Despite spending millions of dollars, the United States has lost the battle for Iraqi public opinion, according to a new report prepared by American embassy in Baghdad.
"Insurgents, sectarian elements and others are taking control of the message public level," Newsweek magazine quoted the report, prepared by the embassy's director of strategic communications Ginger Cruz, as saying.
"Videos of the US soldiers being shot and blown up, and of the bloody work of sectarian death squads, are now pervasive and the images inspire new recruits and intimidate those who might stand against them," it said.
"Inadequate message control in Iraq," the document warned, "is feeding the escalating cycle of violence."
The magazine quoted an embassy spokesperson as saying the report represents Cruz's personal views.
Sunni insurgents in particular have become expert at using technology to underscore -- some would say exaggerate -- their effectiveness, the magazine said.
"The sophistication of the way the enemy is using the news media is huge," Lt Gen Peter Chiarelli, the former commander of US forces in Iraq, told the magazine just before he returned to the United States.
Most large-scale attacks on US forces, the magazine says, are now filmed, often from multiple camera angles, and with high-resolution cameras.
The footage is slickly edited into dramatic narratives: quick-cut images of Humvees exploding or US soldiers being felled by snipers are set to inspiring religious soundtracks or chanting, which lends them a triumphant feel.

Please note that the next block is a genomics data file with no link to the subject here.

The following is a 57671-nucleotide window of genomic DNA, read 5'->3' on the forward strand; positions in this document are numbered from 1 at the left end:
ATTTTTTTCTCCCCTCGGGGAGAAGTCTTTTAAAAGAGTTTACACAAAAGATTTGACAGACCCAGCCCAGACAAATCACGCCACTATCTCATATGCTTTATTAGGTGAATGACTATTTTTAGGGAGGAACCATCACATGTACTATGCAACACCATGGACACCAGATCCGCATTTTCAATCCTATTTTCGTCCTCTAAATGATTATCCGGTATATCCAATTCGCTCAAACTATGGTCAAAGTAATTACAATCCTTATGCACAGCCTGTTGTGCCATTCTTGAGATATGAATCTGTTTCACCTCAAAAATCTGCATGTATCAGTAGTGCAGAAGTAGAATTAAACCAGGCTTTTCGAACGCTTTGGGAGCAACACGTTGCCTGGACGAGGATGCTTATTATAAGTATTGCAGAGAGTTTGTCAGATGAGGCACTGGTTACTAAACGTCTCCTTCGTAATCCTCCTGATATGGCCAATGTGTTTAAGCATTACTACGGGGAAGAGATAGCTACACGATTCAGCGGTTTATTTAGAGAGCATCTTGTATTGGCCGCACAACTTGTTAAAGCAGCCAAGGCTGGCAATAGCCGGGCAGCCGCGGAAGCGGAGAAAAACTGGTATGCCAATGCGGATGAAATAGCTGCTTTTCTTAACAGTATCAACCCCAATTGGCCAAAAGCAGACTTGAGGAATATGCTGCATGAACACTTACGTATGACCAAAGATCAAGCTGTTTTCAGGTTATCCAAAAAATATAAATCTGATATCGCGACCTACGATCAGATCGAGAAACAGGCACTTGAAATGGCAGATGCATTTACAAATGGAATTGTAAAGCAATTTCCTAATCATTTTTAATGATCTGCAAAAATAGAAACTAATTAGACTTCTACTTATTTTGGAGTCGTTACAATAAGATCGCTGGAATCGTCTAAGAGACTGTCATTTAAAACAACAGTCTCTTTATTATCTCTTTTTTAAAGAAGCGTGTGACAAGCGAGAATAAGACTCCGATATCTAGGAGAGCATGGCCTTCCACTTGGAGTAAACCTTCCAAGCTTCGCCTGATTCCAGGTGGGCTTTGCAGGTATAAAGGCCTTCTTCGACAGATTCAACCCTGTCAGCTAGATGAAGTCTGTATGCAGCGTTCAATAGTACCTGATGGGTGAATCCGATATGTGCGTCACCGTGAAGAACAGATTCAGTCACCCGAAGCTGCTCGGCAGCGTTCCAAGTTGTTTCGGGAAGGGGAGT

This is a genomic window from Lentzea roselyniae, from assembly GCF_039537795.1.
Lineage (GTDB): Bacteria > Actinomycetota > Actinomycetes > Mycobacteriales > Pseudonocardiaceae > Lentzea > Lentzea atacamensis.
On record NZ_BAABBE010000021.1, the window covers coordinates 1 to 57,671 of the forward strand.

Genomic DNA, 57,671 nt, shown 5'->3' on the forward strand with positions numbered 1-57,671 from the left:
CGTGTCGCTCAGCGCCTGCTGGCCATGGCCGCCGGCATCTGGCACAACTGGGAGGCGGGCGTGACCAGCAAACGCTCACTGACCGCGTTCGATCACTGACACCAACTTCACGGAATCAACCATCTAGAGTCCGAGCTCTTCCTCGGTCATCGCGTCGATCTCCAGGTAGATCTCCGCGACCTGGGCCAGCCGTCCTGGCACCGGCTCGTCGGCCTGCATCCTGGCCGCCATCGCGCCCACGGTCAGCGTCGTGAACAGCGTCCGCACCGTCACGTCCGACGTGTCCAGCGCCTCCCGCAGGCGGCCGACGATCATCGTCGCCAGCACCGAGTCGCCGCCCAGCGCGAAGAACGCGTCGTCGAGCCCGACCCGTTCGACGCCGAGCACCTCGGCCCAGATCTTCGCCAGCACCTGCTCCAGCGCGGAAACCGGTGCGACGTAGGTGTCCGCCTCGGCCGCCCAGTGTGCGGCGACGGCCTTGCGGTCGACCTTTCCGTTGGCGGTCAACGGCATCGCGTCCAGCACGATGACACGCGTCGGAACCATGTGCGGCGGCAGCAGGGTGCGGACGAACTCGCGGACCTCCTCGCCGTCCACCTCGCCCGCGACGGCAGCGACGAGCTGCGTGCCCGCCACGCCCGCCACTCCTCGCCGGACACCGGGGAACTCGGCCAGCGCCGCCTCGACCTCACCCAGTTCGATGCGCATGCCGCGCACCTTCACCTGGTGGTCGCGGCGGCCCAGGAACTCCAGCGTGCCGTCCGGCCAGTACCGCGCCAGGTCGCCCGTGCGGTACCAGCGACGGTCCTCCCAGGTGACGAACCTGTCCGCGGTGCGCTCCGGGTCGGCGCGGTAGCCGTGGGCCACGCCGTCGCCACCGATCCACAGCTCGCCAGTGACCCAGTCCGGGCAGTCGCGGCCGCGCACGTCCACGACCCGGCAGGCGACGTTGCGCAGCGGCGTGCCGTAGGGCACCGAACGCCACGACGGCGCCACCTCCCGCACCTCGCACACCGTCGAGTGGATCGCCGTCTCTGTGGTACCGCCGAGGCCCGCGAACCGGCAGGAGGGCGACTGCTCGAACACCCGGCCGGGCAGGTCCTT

"Literally, it's only hours after an attack and (the videos) are available," Andrew Garfield, a British counter-insurgency expert who has advised US forces in Baghdad, told the magazine. "You can really say it's only a cell-phone call away."
What the insurgents understand better than the Americans, it said, is how Iraqis consume information.
Popular Arab satellite channels like Al- Jazeera and Al-Arabiya air far more graphic images than are typically seen on US TV, it points out and quotes US military officials as saying it leaves the impression that America is on the run.
At the extreme is the Zawra channel, run by former Sunni parliamentarian Mishan Jibouri, who fled to Syria last year after being accused of corruption.
Jibouri says he's being persecuted for political reasons, and can return to Iraq whenever he wants.
Since November, Newsweek said, the channel has been spewing out an unending series of videos showing American soldiers being killed in sniper and IED attacks.
The clips are accompanied by commentary, often in English, admonishing Iraqis to "focus your utmost rage against the occupation."
"I get e-mails from girls in their 20s from Arab countries; some of them are very wealthy," Jibouri is quoted as saying. "Some offer to work for free, some offer money."